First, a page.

Finding alternatives to landfill waste in Wales
Welsh Government programme ‘well-managed’ but some councils who’ve opted out are still reliant on landfill
A Welsh Government procurement programme to help councils set up food and residual waste contracts has been well-managed, according to a report published today by the Auditor General for Wales. But, several councils have opted out of the Programme, generally at a higher cost for residual waste treatment, and some are still reliant on landfill.
Overall, the 10 contracts established through the Waste Infrastructure Procurement Programme have involved 19 of the 22 councils in Wales. The Programme was set up in 2008 and is projected to cost in the region of £1.4 billion by 2044-45 which is lower than initial estimates but will depend on the amount of waste that needs treating. This sum includes a contribution of £342 million from the Welsh Government, with the remainder falling to councils.
The report concludes that the Programme has been well-managed, with a clear emphasis on collaboration and a consistent and rigorous management approach. While it’s too early to judge the value-for-money of the contracts, the procurement of new waste treatment capacity has significantly reduced reliance on landfill in recent years. However, the report highlights risks that remain for residual waste projects in particular and found that the projections used as the basis for these contracts do not align with the Welsh Government’s overall aspiration for there to be zero residual waste by 2050.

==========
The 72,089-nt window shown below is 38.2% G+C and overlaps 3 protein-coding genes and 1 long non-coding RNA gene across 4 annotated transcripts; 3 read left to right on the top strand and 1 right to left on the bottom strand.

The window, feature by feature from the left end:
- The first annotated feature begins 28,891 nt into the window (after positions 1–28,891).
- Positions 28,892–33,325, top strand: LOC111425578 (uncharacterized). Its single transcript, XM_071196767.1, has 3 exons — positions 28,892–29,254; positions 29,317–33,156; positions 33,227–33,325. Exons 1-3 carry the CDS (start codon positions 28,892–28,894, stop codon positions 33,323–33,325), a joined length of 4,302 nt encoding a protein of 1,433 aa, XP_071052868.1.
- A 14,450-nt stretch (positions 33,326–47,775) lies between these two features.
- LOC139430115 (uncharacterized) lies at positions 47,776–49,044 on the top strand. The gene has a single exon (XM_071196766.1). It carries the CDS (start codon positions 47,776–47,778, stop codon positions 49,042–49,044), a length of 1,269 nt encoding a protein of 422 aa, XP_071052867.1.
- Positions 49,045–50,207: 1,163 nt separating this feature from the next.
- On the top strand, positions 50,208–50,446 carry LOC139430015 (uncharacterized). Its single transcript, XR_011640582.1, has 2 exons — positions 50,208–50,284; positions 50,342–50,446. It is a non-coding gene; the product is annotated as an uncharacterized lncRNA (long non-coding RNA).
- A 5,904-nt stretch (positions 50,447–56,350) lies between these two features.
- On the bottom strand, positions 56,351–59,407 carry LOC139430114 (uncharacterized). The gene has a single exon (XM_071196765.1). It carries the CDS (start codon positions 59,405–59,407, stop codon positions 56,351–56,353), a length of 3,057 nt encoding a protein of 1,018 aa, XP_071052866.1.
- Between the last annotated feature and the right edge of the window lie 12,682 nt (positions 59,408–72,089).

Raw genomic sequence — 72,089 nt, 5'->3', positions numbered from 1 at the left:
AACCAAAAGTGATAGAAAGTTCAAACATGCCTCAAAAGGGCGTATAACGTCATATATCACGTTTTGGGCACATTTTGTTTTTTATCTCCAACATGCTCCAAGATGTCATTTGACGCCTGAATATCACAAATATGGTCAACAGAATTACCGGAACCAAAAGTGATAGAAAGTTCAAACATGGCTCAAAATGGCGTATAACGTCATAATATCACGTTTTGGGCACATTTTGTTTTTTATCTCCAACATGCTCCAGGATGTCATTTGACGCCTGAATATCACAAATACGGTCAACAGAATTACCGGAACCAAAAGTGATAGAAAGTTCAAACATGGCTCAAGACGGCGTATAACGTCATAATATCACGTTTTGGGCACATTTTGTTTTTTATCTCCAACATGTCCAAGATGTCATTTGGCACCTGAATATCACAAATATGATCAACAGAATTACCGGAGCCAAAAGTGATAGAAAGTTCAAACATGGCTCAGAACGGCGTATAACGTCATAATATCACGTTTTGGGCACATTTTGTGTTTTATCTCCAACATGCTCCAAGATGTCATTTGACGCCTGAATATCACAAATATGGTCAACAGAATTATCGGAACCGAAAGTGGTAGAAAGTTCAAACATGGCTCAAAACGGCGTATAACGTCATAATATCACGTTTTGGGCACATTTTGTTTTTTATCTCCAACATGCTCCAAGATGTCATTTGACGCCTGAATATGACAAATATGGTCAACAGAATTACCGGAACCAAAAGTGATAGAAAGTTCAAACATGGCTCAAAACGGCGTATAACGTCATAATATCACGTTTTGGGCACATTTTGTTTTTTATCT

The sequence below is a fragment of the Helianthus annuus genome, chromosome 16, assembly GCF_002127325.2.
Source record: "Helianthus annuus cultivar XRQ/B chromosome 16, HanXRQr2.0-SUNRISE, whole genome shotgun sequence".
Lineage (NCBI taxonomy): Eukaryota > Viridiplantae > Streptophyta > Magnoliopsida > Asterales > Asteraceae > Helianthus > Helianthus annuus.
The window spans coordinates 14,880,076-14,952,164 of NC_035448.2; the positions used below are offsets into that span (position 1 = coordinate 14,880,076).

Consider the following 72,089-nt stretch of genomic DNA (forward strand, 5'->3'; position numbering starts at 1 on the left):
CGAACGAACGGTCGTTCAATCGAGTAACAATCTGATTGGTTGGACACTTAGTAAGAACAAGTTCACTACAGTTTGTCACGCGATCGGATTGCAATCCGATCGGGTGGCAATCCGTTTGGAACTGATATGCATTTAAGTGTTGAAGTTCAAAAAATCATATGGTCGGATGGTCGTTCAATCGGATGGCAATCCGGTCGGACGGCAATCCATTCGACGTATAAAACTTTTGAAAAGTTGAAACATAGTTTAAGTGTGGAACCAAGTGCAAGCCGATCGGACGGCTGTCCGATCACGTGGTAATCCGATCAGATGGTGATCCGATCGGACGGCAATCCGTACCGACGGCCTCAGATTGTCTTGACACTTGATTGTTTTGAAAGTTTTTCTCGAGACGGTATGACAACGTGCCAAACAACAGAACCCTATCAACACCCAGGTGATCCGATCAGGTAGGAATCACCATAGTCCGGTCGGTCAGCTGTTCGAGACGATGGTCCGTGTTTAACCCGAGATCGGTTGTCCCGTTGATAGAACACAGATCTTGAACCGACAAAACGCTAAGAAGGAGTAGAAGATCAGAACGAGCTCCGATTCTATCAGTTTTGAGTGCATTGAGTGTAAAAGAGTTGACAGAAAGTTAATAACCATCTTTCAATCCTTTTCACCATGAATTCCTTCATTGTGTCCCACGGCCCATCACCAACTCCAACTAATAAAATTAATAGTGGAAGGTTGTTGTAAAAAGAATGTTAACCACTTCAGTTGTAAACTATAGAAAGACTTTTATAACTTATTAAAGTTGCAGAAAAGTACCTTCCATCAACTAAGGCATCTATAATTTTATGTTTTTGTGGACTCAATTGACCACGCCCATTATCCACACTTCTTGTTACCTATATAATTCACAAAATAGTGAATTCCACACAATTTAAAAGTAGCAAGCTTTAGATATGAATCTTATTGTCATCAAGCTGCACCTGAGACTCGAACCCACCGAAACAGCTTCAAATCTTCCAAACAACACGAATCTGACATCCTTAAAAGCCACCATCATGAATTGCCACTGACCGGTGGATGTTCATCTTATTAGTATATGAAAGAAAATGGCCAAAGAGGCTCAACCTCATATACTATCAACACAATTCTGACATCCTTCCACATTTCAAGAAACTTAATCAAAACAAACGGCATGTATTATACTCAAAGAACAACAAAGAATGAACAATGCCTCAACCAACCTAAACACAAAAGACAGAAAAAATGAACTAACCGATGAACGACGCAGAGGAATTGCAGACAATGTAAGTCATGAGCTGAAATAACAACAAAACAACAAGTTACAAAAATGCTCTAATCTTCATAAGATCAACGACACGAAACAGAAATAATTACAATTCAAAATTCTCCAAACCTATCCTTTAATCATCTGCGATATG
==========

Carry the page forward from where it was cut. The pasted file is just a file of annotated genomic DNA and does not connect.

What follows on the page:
The report calls for the Welsh Government to work with councils to consider the impact of any changes in projections on the likely cost of residual waste projects. It also recommends that the Welsh Government extends its oversight of the Programme as the focus shifts to contract management, for example by making additional specialist advice available if required.
Auditor General, Adrian Crompton said:
“The Waste Infrastructure Procurement Programme has been well-managed so far. But, it’s important for the Welsh Government to take steps to ensure that contracts are managed effectively, given the long-term costs, and to consider how the projections that informed the contracts for residual waste align with the aspirations of its waste strategy. Meanwhile, some councils who’ve opted out of the Programme still need to find alternatives to manage within landfill allowances and avoid incurring fines.”